LBC talk radio host James O'Brien has become famous for putting Britain's politicians to the sword on Brexit in recent years and has acquired something of a fierce reputation.
But even he had to admit he'd been well and truly owned when he came up against Jamie Oliver this week, making the mistake of tackling the one-time Naked Chef on his pet subject: school dinners.
The pair were discussing the story of two pupils at Ravensdale Junior School in Derbyshire, who were given only bread and butter to eat after their parents fell behind on payments.
O'Brien had previously said he thought the school was well within its rights to act as it had but was forced to change his mind when Oliver - the scourge of the Turkey Twizzler - called in and pointed out that the root of the problem lay with means-testing for school lunches.
The parents that are on the first ladder of employment find it harder than parents that are on benefits. There are just more outgoings and they can't apply for as much help so the narrative for us that care has always been: is that cap too low?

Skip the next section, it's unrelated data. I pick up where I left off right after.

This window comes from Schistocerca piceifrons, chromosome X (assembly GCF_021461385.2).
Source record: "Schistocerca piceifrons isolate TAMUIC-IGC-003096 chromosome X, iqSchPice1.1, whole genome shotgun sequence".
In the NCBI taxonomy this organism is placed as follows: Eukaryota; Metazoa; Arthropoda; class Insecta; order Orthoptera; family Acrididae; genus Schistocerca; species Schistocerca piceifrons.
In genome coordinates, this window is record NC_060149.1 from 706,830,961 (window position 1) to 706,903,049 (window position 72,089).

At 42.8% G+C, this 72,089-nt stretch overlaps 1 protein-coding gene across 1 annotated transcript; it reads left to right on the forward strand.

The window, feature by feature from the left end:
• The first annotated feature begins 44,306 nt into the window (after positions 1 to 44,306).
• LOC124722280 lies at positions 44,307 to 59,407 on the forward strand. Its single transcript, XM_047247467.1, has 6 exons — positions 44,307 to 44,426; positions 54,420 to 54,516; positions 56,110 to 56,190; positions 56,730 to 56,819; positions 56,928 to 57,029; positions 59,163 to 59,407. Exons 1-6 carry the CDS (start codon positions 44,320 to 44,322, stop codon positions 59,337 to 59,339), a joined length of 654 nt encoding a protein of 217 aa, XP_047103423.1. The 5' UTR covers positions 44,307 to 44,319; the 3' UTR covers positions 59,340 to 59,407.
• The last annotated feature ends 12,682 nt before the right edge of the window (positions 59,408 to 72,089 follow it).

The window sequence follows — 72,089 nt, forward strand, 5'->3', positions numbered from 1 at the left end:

A little shift, not a lot, a little shift could really take a big shade of those parents that are vulnerable, that are struggling with the fluctuations of paydays.
What Oliver said next actually caused O'Brien to wince with guilt at his earlier lack of compassion over what he conceded might well prove to be a "cash flow issue":
No British kid should ever have food turned away from them at school.
The biggest gift you can give to a teacher is a child that's fed, that can concentrate, that can focus, that has the best possibility of maintaining their brain...
If they come to school with energy drinks, if they come to school with nothing, if they can't get a lunch, they can't focus, they can't learn.
Contrite and visibly moved, O'Brien conceded:
I've been owned. I've been schooled. I've been completely schooled on my own show